Massenet’s opening scene takes the traditional form. Pandemonium reigns at the house of Cendrillon’s father, Pandolfe, and his overbearing second wife, Madame de la Haltière. The servants complain of overwork and intolerable treatment; Pandolfe regrets having married such a harridan; and the women make much ado of dressing for the Prince’s ball. All, that is, except Cendrillon, who is left behind to sweep the fireplace. She falls asleep and the Fairy arrives — no aged godmother, but a brilliant coloratura soprano accompanied by six of her Sprites. Cendrillon wakes to find herself dressed in lavish clothing with the Sprites waiting to carry her on insect wings to the ball; the usual details of the pumpkin coach and the mouse coachmen are omitted from this version.

Massenet’s second act (which we shall be performing without intermission) opens with grand orchestral pomp, presumably heralding a setting of much magnificence. But the curtain rises to reveal the Prince alone and disconsolate, accompanied only by a chamber trio of flute, harp, and viol. Though raised in privilege, surrounded by wealth, and about to meet the finest princesses in the land, he feels alone and alienated, lacking that one other person who might share the yearning of his soul. Eventually, the full court enters with due ceremony (the original production here inserted a six-movement ballet), and the Haltière women make their hilarious arrival. But Cendrillon’s appearance stops all this activity cold. From the moment that she reaches the Prince, it is as though nobody else on the stage existed; they simply fade into immobility as the two join in the first of their rapturous duets. This is broken only by the striking of the clock and Cendrillon’s rapid departure, leaving the Prince once more alone.

Erhard Rom's set design for the ball scene
The Prince's Ball
Preliminary set model by Erhard Rom

The dreamlike world in which reality fades and time is suspended now becomes the pervasive mode in the second half of the opera. Henri Cain’s libretto, it is true, offers third and fourth acts with two scenes in each, but they are concerned less with establishing a narrative sequence than with following the emotional journey of the title character. For even after Cendrillon gets home, she is still beset with the nightmare of her escape from the palace while the clock is striking, feeling that the court, the servants, and even the statues in the garden are jeering at her. The scene returns to normality as the Haltières come back to lord it over her once again, but it this is followed by a tender duet between Cendrillon and her father, dreaming of a simpler life. They arrange to flee the house together, and Pandolfe goes to gather his things; but Cendrillon, reluctant to bring such exile upon her father, slips out quietly into the night alone.

  The original poster for the opera
Poster for the First Production
Wandering through the forest, she comes upon the Fairy Oak, where magic rules. The lonely Prince also arrives, having fled the palace too. The Fairy arranges that neither shall be able to see the other, although each can dream of the other’s voice and join once more in a duet. At the end of the act, they have fallen asleep in the moonlight, side by side but not touching, evoking powerful images from Hansel and Gretel or A Midsummer Night’s Dream.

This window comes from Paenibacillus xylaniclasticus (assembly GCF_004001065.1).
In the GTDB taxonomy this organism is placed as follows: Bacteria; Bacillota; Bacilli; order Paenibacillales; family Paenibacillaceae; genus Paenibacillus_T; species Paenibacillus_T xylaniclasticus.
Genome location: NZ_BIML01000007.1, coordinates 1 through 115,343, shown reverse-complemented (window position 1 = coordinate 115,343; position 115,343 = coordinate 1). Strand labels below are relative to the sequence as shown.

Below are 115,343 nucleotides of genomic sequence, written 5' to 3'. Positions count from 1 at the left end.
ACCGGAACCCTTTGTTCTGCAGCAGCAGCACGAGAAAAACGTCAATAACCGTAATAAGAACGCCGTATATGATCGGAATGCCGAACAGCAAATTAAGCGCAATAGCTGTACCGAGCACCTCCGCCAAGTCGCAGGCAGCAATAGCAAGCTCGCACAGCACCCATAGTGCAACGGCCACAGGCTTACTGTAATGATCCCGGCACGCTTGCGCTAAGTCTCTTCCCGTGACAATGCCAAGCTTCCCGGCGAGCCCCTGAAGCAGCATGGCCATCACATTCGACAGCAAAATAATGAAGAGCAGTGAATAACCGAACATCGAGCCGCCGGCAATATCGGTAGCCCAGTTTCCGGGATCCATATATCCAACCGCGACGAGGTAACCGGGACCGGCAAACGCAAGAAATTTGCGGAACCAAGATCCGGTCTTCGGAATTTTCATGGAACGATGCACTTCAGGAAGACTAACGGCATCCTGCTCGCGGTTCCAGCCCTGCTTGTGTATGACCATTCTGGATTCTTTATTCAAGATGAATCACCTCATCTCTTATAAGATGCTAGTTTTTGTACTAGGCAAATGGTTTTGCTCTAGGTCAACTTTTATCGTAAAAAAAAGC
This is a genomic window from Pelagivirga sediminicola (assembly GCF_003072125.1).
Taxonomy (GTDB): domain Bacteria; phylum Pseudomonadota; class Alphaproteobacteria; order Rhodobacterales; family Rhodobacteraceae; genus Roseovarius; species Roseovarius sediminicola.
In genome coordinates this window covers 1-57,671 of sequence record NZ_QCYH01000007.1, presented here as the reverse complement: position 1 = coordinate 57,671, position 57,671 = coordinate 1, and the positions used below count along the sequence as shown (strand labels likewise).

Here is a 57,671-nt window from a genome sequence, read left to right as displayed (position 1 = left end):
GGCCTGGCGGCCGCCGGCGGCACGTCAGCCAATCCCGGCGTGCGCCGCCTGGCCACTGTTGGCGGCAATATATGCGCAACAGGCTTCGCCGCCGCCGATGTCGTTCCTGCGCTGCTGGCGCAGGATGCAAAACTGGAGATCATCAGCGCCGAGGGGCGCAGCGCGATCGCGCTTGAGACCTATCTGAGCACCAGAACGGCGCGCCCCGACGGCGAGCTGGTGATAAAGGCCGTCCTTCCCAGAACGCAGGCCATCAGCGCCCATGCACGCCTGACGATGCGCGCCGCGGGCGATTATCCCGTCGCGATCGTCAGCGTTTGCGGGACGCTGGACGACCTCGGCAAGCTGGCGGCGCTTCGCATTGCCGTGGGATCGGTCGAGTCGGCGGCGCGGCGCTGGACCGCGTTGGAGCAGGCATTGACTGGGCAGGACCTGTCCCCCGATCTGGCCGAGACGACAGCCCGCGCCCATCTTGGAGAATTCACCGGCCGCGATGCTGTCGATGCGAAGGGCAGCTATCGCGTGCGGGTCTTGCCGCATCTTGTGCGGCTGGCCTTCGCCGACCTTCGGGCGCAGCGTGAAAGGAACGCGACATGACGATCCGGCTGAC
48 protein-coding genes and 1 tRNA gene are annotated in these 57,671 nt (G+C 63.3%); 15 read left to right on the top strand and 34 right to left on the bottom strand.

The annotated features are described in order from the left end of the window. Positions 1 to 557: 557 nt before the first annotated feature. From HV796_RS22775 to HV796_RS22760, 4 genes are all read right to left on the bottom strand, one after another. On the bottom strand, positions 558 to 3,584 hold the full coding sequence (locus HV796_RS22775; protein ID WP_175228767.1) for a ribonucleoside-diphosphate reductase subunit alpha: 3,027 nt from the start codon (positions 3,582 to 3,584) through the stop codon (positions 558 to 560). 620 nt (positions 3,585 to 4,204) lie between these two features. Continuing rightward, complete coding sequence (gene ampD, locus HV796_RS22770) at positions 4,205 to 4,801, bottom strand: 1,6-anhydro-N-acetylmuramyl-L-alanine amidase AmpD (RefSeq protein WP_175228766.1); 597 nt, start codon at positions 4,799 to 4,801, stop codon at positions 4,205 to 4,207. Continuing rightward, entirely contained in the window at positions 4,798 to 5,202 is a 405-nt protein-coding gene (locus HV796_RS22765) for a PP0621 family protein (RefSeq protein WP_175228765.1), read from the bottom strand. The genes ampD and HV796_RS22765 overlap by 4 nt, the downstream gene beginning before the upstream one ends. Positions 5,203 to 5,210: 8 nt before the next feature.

Pandolfe, meanwhile, runs desperately through the night in search of his daughter, to find her frozen and unconscious in the heart of the forest. Carrying her home, he nurses her through an extended coma, broken only by the arrival of Spring. Cendrillon is still beset by memories of her Prince, but assumes they were only a dream. When the royal herald is heard announcing the Prince’s search for the unknown woman who attended the ball, she realizes that her dream might be true after all, and — without even changing out of her simple clothes — rushes off to the palace.

Drawing of Jules Massenet  
Jules Massenet
Once more, Massenet introduces the musical panoply of the court. Once more, he isolates the Prince, who cradles the glass slipper in his hands like a relic in its shrine. Massenet also omits the usual business of trying on the slipper on the other sisters, because this Prince has no need to do so; he knows that he will recognize its true wearer without recourse to physical means. And so it proves, even though Cendrillon (in this production) will be half hiding in her everyday clothes. They need only exchange only a few lines, and the story is over.

But here Massenet, I fear, made a miscalculation. Originally, he had prefaced the opera with a prologue in which the various characters come forward to introduce themselves to the audience, and ended it with an epilogue in which they express the hope that we have enjoyed their tale. Massenet was persuaded to cut the prologue on the very day of the dress rehearsal, but the jarring epilogue remains. In our production, however, we will take the liberty of cutting it also. Instead, we shall return to the music where Cendrillon, by the fireplace, had first fallen into the magic dream which will suffuse the rest of her story. And so, as the opera ends with the lovers isolated in a pool of light, bending towards each other for their first and never-ending kiss, it will be up to the audience to determine what is reality and what still a continuation of that dream….

Artist's impression of the finale
The Closing Moments of the Opera
Preliminary set model by Erhard Rom